Associations between white blood cell count and risk for cerebrovascular disease mortality: NHANES II Mortality Study, 1976-1992

David Brown, Earl S. Ford, Wayne H. Giles, Janet B. Croft, Lina S. Balluz, Ali H. Mokdad

Research output: Contribution to journalArticlepeer-review

50 Citations (Scopus)

Abstract

Purpose To examine associations between elevated white blood cell count (WBC) and cerebrovascular disease (CeVD) mortality independent of cigarette smoking and by gender. Methods We used Cox regression analyses of data from 8459 adults (3982 men; 4477 women) aged 30 to 75 years in the NHANES II Mortality Study (1976-1992) to estimate the relative risk of death from CeVD across quartiles of WBC. Results During 17 years of follow-up, there were 192 deaths from CeVD (93 men; 99 women). Compared with those with WBC (cells/mm 3)<5700, adults with WBC>8200 were at increased risk of CeVD mortality (relative risk [RR], 2.1; 95% confidence interval [CI], 1.2-3.7) after adjustment for smoking and other cardiovascular disease risk factors. Similar results were observed among never smokers (RR, 2.0; 95% CI, 1.0-3.8). The adjusted relative risk of CeVD mortality comparing those with WBC>8200 to those with WBC<5700 was 1.5 (95% CI, 0.7-3.5) among men and 2.7 (95% CI, 1.4-5.0) among women. Conclusions Elevated WBC may predict CeVD mortality even after considering the effects of smoking and other cardiovascular disease risk factors.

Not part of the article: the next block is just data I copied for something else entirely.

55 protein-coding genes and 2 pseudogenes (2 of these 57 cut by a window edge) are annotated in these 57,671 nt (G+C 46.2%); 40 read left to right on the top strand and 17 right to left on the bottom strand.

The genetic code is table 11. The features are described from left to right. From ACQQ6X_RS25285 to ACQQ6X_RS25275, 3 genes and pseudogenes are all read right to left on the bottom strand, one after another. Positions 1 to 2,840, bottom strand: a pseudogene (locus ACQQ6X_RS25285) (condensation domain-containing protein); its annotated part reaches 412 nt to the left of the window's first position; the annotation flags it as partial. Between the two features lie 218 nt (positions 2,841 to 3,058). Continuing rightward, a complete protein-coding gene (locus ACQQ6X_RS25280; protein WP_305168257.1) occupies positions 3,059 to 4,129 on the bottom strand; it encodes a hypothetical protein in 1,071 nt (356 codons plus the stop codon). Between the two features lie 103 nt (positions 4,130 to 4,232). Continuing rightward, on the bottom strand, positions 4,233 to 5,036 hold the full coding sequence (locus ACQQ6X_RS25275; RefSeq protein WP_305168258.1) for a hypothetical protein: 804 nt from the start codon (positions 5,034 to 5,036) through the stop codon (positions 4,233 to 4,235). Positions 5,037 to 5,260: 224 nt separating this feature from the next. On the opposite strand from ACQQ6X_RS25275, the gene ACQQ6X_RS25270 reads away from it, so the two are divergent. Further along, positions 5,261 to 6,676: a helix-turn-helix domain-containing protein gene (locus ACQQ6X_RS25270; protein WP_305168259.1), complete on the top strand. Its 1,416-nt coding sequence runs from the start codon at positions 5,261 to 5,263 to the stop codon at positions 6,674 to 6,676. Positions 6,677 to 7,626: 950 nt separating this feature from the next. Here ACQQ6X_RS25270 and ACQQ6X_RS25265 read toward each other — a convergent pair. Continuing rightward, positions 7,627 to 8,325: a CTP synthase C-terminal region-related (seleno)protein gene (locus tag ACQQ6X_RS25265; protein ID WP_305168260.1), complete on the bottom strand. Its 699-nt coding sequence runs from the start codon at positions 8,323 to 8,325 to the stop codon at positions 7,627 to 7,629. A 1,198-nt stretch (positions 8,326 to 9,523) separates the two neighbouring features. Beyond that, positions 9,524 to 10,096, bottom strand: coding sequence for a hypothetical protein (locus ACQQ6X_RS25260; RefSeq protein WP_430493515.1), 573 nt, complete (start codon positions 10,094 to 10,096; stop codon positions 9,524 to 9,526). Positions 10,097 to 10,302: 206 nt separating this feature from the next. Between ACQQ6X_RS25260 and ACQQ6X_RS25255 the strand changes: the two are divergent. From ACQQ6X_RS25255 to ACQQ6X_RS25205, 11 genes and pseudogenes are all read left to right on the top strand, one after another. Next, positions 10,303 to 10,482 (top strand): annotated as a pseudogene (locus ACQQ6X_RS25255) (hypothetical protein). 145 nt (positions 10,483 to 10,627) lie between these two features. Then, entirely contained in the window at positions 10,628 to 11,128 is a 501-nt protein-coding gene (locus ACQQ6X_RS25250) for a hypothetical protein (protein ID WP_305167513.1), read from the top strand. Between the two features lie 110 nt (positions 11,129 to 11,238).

Original languageEnglish
Pages (from-to)425-430
Number of pages6
JournalAnnals of Epidemiology
Volume14
Issue number6
DOIs
Publication statusPublished - Jul 2004
Externally publishedYes

Keywords

  • Cerebrovascular Disease
  • Mortality
  • Survival Analysis
  • White Blood Cell Count

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